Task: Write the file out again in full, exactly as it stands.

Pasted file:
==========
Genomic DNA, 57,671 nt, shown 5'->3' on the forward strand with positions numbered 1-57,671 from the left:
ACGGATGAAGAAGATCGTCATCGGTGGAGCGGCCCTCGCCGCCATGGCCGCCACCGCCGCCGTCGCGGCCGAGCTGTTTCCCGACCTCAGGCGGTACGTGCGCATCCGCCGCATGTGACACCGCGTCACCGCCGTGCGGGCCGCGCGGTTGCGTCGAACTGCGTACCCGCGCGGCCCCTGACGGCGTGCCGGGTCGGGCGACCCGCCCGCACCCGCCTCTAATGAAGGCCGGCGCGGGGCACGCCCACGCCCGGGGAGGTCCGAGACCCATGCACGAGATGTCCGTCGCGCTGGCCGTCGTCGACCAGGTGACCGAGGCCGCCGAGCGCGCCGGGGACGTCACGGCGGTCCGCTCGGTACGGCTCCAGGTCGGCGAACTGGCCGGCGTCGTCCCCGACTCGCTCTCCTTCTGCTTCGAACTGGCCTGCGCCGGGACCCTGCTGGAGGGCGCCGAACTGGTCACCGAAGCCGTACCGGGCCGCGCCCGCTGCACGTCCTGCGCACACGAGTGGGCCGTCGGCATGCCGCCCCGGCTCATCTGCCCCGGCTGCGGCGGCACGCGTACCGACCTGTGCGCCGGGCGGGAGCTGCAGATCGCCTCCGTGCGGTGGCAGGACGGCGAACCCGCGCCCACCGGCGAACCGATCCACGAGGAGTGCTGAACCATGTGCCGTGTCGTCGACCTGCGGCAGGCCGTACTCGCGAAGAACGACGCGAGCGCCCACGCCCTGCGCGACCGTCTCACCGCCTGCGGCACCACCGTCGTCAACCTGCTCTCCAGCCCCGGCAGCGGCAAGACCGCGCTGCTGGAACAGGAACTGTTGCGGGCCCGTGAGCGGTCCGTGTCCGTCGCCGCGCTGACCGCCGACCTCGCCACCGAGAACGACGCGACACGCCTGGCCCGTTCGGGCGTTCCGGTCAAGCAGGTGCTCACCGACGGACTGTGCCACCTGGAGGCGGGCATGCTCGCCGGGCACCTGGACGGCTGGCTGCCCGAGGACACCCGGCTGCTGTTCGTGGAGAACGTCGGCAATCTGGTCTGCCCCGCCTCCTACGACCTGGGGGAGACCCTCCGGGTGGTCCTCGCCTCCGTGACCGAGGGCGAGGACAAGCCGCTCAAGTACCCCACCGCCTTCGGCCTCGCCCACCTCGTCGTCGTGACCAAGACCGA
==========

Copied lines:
Genomic DNA, 57,671 nt, shown 5'->3' on the forward strand with positions numbered 1-57,671 from the left:
ACGGATGAAGAAGATCGTCATCGGTGGAGCGGCCCTCGCCGCCATGGCCGCCACCGCCGCCGTCGCGGCCGAGCTGTTTCCCGACCTCAGGCGGTACGTGCGCATCCGCCGCATGTGACACCGCGTCACCGCCGTGCGGGCCGCGCGGTTGCGTCGAACTGCGTACCCGCGCGGCCCCTGACGGCGTGCCGGGTCGGGCGACCCGCCCGCACCCGCCTCTAATGAAGGCCGGCGCGGGGCACGCCCACGCCCGGGGAGGTCCGAGACCCATGCACGAGATGTCCGTCGCGCTGGCCGTCGTCGACCAGGTGACCGAGGCCGCCGAGCGCGCCGGGGACGTCACGGCGGTCCGCTCGGTACGGCTCCAGGTCGGCGAACTGGCCGGCGTCGTCCCCGACTCGCTCTCCTTCTGCTTCGAACTGGCCTGCGCCGGGACCCTGCTGGAGGGCGCCGAACTGGTCACCGAAGCCGTACCGGGCCGCGCCCGCTGCACGTCCTGCGCACACGAGTGGGCCGTCGGCATGCCGCCCCGGCTCATCTGCCCCGGCTGCGGCGGCACGCGTACCGACCTGTGCGCCGGGCGGGAGCTGCAGATCGCCTCCGTGCGGTGGCAGGACGGCGAACCCGCGCCCACCGGCGAACCGATCCACGAGGAGTGCTGAACCATGTGCCGTGTCGTCGACCTGCGGCAGGCCGTACTCGCGAAGAACGACGCGAGCGCCCACGCCCTGCGCGACCGTCTCACCGCCTGCGGCACCACCGTCGTCAACCTGCTCTCCAGCCCCGGCAGCGGCAAGACCGCGCTGCTGGAACAGGAACTGTTGCGGGCCCGTGAGCGGTCCGTGTCCGTCGCCGCGCTGACCGCCGACCTCGCCACCGAGAACGACGCGACACGCCTGGCCCGTTCGGGCGTTCCGGTCAAGCAGGTGCTCACCGACGGACTGTGCCACCTGGAGGCGGGCATGCTCGCCGGGCACCTGGACGGCTGGCTGCCCGAGGACACCCGGCTGCTGTTCGTGGAGAACGTCGGCAATCTGGTCTGCCCCGCCTCCTACGACCTGGGGGAGACCCTCCGGGTGGTCCTCGCCTCCGTGACCGAGGGCGAGGACAAGCCGCTCAAGTACCCCACCGCCTTCGGCCTCGCCCACCTCGTCGTCGTGACCAAGACCGA